Truth & Honour by Greg Marquis

Subtitled “The Death of Richard Oland and the Trial of Dennis Oland” this book is due to be released just weeks after the New Brunswick Court of Appeals is to hear Dennis Oland’s appeal of his conviction in late October 2016. Dennis Oland is accused of second-degree murder in the bludgeoning death of his father, Richard Oland in Saint John, New Brunswick back in 2011.

The Evidence

As I removed this hardcover book from its cardboard container I noticed two names gracing the dustjacket. The first was Greg Marquis, UNB professor and most recently the author of the excellently researched book The Vigilant Eye: Policing Canada from 1867 to 9/11 (2016, Fernwood). With such a well-respected author writing about a much-sensationalised murder, I knew the text would be authoritative, informative and, above all, impartial. I was not to be disappointed.

The second name on the cover at the top is that of author and former forensic anthropologist Debra Komar who is quoted as saying about the book:

“A thoughtful, detailed, minute by minute account of a murder that captivated a province…A perfect balance of scholarship and storytelling.”

That summed it up nicely for me since I came to the same conclusion after reading Truth & Honour, for over the years I have become quite distrustful of any sort of news reporting; whether broadcast, online, or in print. As a history buff, I prefer to read about events such as this sometime after the fact, once the all the details and confidential information have been made public and the ordeal, for the most part, is over reminding me of the quote by Joe Murray in the Spartanburg Herald-Journal: “More and more, I tend to read history. I often find it more up to date than the daily newspapers.” To his credit, Mr Marquis does not resort to fabrications or speculations. Not having access to the full police investigation and court files (Mr Marquis does note at the beginning of the book that he did not have full disclosure of the all the facts of this case), he will sometimes make inferences based on the known facts, but no wild speculations are proferred.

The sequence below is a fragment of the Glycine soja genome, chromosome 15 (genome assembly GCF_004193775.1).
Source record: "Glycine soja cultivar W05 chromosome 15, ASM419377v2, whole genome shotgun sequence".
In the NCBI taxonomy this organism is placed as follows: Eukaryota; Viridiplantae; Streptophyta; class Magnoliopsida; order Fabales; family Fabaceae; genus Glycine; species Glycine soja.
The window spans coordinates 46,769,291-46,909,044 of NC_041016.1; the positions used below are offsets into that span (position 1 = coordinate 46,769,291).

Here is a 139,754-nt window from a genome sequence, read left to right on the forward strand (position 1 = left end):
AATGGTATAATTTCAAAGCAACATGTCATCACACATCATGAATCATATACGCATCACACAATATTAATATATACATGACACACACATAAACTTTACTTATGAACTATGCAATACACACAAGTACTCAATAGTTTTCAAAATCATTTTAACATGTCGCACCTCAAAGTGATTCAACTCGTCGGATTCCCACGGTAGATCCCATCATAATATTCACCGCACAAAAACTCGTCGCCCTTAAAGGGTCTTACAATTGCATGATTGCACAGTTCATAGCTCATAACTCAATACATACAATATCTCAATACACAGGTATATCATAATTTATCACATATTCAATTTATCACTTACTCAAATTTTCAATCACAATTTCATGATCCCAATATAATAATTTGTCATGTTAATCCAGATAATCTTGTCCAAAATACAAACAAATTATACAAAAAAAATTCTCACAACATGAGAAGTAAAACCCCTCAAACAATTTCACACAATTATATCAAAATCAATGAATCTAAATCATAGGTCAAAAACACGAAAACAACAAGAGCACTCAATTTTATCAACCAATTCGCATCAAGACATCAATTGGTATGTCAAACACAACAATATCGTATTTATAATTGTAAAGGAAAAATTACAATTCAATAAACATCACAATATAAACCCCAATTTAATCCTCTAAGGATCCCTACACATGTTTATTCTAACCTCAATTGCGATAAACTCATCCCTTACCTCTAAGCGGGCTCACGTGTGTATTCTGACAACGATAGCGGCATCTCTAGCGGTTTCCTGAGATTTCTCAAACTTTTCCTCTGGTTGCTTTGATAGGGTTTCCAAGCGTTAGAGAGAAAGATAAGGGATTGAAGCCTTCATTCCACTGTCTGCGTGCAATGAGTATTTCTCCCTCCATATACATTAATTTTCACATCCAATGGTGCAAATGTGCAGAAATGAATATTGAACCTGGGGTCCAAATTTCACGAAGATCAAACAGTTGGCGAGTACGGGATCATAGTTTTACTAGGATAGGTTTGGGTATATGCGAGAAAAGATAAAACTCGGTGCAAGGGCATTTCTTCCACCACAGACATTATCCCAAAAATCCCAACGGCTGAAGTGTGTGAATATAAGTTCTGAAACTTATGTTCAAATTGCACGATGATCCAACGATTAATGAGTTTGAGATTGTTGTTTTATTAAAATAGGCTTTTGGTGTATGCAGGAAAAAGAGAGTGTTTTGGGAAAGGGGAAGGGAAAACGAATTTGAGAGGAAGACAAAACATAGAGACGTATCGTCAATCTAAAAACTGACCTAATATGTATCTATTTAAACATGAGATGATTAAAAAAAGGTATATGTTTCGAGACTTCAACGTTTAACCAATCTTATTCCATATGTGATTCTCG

The Verdict

As mentioned above, Greg Marquis is a UNB professor hence putting him in a perfect position intellectually (he teaches courses in Canadian and criminal justice history) and physically (for he lives just outside Saint John) and has been closely following the investigation since its inception. Aside from the actual murder and investigation, one also learns much about the Canadian and New Brunswick justice system. Mr Marquis explains why it took so long to examine physical evidence (several federal crime labs were closed by the former federal government, affecting turnaround times), and how a preliminary trial works: all gathered evidence by the prosecutor has to be presented to a  judge who then decides if  there is sufficient evidence to allow a jury to return a verdict of guilty. If so, the case goes to trial. It is details like this that helps one to understand the intricacies of the criminal justice system.He also provides a background of the Oland family for those of us not familiar with this wealthy East Coast family of beer brewers.

Other interesting facts:

  • to date, this trial had the largest jury pool selection in Canadian history: 5,000 were gathered at Saint John’s Harbour Station arena for the process.
  • the judge assigned to the trial was John (Jack) Walsh, who was also involved (as a Crown prosecutor) in the Allan Legere trial in the early 1990s.
  • New Brunswick has one of the highest conviction rates in Canada for adult defendants (77% in 2010-12)
  • complex methods of interrogation employed by the police (the Reid method taught by the RCMP vs. the PEACE method which is used in Britain).

The only negative about this book is that Nimbus appears to have rushed it into release, bypassing a good proofread. By midpoint in the book, I came across at least six errors, mainly of a missing or incorrect connective word. The most obvious (and humorous) error being the reference to rock icon Bob Seger as “Bon” Seger, either a misspelling or a possible mixing up of names with rock singer Jon Bon Jovi.

Nonetheless, Truth & Honour is highly readable, engrossing and above all, informative. It should prove to be of great interest to true crime enthusiasts, historians and students of criminology and justice systems.

Includes four pages of colour photos, chapter end notes and an index.


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